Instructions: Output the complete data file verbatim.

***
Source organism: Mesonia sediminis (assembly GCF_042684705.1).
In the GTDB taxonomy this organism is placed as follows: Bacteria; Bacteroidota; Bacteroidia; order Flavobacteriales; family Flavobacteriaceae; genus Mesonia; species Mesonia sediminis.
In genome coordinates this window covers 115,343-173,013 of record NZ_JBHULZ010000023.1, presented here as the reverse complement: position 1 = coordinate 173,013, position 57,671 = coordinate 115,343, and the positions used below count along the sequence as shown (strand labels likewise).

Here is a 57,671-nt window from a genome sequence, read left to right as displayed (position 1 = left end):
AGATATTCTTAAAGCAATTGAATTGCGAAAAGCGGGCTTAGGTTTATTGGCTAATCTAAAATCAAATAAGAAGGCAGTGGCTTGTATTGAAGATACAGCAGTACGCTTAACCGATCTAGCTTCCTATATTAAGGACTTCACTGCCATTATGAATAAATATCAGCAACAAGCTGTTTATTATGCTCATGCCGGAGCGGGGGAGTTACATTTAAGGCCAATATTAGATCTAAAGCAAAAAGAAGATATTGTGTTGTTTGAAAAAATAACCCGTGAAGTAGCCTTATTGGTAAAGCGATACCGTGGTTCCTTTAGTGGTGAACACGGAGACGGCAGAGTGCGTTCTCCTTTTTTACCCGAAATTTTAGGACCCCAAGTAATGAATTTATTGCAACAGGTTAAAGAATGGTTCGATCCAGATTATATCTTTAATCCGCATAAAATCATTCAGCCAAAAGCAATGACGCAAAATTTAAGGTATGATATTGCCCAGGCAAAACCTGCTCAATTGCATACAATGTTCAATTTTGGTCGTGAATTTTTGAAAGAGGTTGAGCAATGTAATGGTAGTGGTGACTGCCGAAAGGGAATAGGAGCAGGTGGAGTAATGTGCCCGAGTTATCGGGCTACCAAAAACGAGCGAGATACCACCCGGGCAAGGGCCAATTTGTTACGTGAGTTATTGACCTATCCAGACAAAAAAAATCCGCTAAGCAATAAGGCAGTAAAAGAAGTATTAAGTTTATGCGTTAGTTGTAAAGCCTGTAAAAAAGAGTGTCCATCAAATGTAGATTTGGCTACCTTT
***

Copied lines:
Source organism: Mesonia sediminis (assembly GCF_042684705.1).
In the GTDB taxonomy this organism is placed as follows: Bacteria; Bacteroidota; Bacteroidia; order Flavobacteriales; family Flavobacteriaceae; genus Mesonia; species Mesonia sediminis.
In genome coordinates this window covers 115,343-173,013 of record NZ_JBHULZ010000023.1, presented here as the reverse complement: position 1 = coordinate 173,013, position 57,671 = coordinate 115,343, and the positions used below count along the sequence as shown (strand labels likewise).

Here is a 57,671-nt window from a genome sequence, read left to right as displayed (position 1 = left end):
AGATATTCTTAAAGCAATTGAATTGCGAAAAGCGGGCTTAGGTTTATTGGCTAATCTAAAATCAAATAAGAAGGCAGTGGCTTGTATTGAAGATACAGCAGTACGCTTAACCGATCTAGCTTCCTATATTAAGGACTTCACTGCCATTATGAATAAATATCAGCAACAAGCTGTTTATTATGCTCATGCCGGAGCGGGGGAGTTACATTTAAGGCCAATATTAGATCTAAAGCAAAAAGAAGATATTGTGTTGTTTGAAAAAATAACCCGTGAAGTAGCCTTATTGGTAAAGCGATACCGTGGTTCCTTTAGTGGTGAACACGGAGACGGCAGAGTGCGTTCTCCTTTTTTACCCGAAATTTTAGGACCCCAAGTAATGAATTTATTGCAACAGGTTAAAGAATGGTTCGATCCAGATTATATCTTTAATCCGCATAAAATCATTCAGCCAAAAGCAATGACGCAAAATTTAAGGTATGATATTGCCCAGGCAAAACCTGCTCAATTGCATACAATGTTCAATTTTGGTCGTGAATTTTTGAAAGAGGTTGAGCAATGTAATGGTAGTGGTGACTGCCGAAAGGGAATAGGAGCAGGTGGAGTAATGTGCCCGAGTTATCGGGCTACCAAAAACGAGCGAGATACCACCCGGGCAAGGGCCAATTTGTTACGTGAGTTATTGACCTATCCAGACAAAAAAAATCCGCTAAGCAATAAGGCAGTAAAAGAAGTATTAAGTTTATGCGTTAGTTGTAAAGCCTGTAAAAAAGAGTGTCCATCAAATGTAGATTTGGCTACCTTT